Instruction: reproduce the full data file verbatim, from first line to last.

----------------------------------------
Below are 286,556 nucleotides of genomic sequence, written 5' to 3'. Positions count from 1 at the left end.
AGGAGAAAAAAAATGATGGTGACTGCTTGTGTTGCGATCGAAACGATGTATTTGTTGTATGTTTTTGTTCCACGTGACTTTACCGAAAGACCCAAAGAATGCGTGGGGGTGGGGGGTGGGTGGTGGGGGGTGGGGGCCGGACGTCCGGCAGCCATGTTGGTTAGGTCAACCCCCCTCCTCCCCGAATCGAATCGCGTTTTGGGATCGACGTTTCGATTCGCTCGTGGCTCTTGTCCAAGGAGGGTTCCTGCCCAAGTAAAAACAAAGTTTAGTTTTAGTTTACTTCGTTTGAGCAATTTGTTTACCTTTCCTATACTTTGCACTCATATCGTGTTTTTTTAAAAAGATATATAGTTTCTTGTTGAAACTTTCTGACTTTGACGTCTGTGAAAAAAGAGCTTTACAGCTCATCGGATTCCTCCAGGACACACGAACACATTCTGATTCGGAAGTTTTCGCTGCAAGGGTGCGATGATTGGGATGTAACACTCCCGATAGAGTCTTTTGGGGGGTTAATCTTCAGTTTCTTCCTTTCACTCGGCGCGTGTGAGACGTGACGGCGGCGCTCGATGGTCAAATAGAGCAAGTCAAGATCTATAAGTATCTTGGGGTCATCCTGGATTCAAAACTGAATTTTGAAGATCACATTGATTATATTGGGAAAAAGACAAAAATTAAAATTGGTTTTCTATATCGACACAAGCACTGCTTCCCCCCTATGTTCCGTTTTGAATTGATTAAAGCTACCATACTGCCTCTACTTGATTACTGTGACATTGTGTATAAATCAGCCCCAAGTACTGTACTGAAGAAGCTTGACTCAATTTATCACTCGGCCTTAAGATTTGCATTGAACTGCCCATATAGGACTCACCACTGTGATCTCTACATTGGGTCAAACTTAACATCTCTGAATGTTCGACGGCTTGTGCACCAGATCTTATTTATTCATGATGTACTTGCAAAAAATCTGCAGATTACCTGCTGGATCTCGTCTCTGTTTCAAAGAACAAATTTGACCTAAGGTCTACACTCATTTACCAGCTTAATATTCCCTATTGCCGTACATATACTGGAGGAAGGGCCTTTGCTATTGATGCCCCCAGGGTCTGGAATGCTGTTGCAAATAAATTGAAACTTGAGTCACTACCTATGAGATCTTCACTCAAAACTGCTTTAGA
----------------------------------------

Below are 286,556 nucleotides of genomic sequence, written 5' to 3'. Positions count from 1 at the left end.
AGGAGAAAAAAAATGATGGTGACTGCTTGTGTTGCGATCGAAACGATGTATTTGTTGTATGTTTTTGTTCCACGTGACTTTACCGAAAGACCCAAAGAATGCGTGGGGGTGGGGGGTGGGTGGTGGGGGGTGGGGGCCGGACGTCCGGCAGCCATGTTGGTTAGGTCAACCCCCCTCCTCCCCGAATCGAATCGCGTTTTGGGATCGACGTTTCGATTCGCTCGTGGCTCTTGTCCAAGGAGGGTTCCTGCCCAAGTAAAAACAAAGTTTAGTTTTAGTTTACTTCGTTTGAGCAATTTGTTTACCTTTCCTATACTTTGCACTCATATCGTGTTTTTTTAAAAAGATATATAGTTTCTTGTTGAAACTTTCTGACTTTGACGTCTGTGAAAAAAGAGCTTTACAGCTCATCGGATTCCTCCAGGACACACGAACACATTCTGATTCGGAAGTTTTCGCTGCAAGGGTGCGATGATTGGGATGTAACACTCCCGATAGAGTCTTTTGGGGGGTTAATCTTCAGTTTCTTCCTTTCACTCGGCGCGTGTGAGACGTGACGGCGGCGCTCGATGGTCAAATAGAGCAAGTCAAGATCTATAAGTATCTTGGGGTCATCCTGGATTCAAAACTGAATTTTGAAGATCACATTGATTATATTGGGAAAAAGACAAAAATTAAAATTGGTTTTCTATATCGACACAAGCACTGCTTCCCCCCTATGTTCCGTTTTGAATTGATTAAAGCTACCATACTGCCTCTACTTGATTACTGTGACATTGTGTATAAATCAGCCCCAAGTACTGTACTGAAGAAGCTTGACTCAATTTATCACTCGGCCTTAAGATTTGCATTGAACTGCCCATATAGGACTCACCACTGTGATCTCTACATTGGGTCAAACTTAACATCTCTGAATGTTCGACGGCTTGTGCACCAGATCTTATTTATTCATGATGTACTTGCAAAAAATCTGCAGATTACCTGCTGGATCTCGTCTCTGTTTCAAAGAACAAATTTGACCTAAGGTCTACACTCATTTACCAGCTTAATATTCCCTATTGCCGTACATATACTGGAGGAAGGGCCTTTGCTATTGATGCCCCCAGGGTCTGGAATGCTGTTGCAAATAAATTGAAACTTGAGTCACTACCTATGAGATCTTCACTCAAAACTGCTTTAGA